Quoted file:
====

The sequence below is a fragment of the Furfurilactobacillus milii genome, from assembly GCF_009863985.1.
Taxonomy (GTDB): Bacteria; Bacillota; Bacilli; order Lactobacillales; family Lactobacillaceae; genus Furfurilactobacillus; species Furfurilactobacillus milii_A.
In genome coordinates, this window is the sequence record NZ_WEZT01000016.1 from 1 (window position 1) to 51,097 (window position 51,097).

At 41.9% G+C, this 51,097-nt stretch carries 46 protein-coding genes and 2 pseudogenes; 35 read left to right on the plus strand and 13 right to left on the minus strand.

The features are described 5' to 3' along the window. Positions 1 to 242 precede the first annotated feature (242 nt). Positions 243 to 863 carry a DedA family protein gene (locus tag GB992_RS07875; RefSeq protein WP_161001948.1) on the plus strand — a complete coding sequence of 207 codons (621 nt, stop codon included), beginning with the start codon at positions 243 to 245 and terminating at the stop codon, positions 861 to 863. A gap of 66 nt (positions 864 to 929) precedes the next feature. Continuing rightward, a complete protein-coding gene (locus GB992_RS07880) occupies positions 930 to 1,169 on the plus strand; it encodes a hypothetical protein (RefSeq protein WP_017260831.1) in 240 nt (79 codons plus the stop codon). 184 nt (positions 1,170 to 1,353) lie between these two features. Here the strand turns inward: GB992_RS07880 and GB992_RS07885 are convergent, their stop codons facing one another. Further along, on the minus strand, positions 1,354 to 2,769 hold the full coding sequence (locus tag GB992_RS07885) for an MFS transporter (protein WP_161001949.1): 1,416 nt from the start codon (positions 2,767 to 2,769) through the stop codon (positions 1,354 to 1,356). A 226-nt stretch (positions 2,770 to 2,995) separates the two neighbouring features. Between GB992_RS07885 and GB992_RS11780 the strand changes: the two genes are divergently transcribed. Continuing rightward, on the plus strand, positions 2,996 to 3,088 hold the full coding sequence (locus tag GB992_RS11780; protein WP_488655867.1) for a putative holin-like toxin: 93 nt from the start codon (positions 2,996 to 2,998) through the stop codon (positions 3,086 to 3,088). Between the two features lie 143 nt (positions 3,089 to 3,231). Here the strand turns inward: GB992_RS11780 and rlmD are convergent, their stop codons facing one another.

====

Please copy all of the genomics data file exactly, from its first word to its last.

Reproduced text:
The sequence below is a fragment of the Furfurilactobacillus milii genome, from assembly GCF_009863985.1.
Taxonomy (GTDB): Bacteria; Bacillota; Bacilli; order Lactobacillales; family Lactobacillaceae; genus Furfurilactobacillus; species Furfurilactobacillus milii_A.
In genome coordinates, this window is the sequence record NZ_WEZT01000016.1 from 1 (window position 1) to 51,097 (window position 51,097).

At 41.9% G+C, this 51,097-nt stretch carries 46 protein-coding genes and 2 pseudogenes; 35 read left to right on the plus strand and 13 right to left on the minus strand.

The features are described 5' to 3' along the window. Positions 1 to 242 precede the first annotated feature (242 nt). Positions 243 to 863 carry a DedA family protein gene (locus tag GB992_RS07875; RefSeq protein WP_161001948.1) on the plus strand — a complete coding sequence of 207 codons (621 nt, stop codon included), beginning with the start codon at positions 243 to 245 and terminating at the stop codon, positions 861 to 863. A gap of 66 nt (positions 864 to 929) precedes the next feature. Continuing rightward, a complete protein-coding gene (locus GB992_RS07880) occupies positions 930 to 1,169 on the plus strand; it encodes a hypothetical protein (RefSeq protein WP_017260831.1) in 240 nt (79 codons plus the stop codon). 184 nt (positions 1,170 to 1,353) lie between these two features. Here the strand turns inward: GB992_RS07880 and GB992_RS07885 are convergent, their stop codons facing one another. Further along, on the minus strand, positions 1,354 to 2,769 hold the full coding sequence (locus tag GB992_RS07885) for an MFS transporter (protein WP_161001949.1): 1,416 nt from the start codon (positions 2,767 to 2,769) through the stop codon (positions 1,354 to 1,356). A 226-nt stretch (positions 2,770 to 2,995) separates the two neighbouring features. Between GB992_RS07885 and GB992_RS11780 the strand changes: the two genes are divergently transcribed. Continuing rightward, on the plus strand, positions 2,996 to 3,088 hold the full coding sequence (locus tag GB992_RS11780; protein WP_488655867.1) for a putative holin-like toxin: 93 nt from the start codon (positions 2,996 to 2,998) through the stop codon (positions 3,086 to 3,088). Between the two features lie 143 nt (positions 3,089 to 3,231). Here the strand turns inward: GB992_RS11780 and rlmD are convergent, their stop codons facing one another.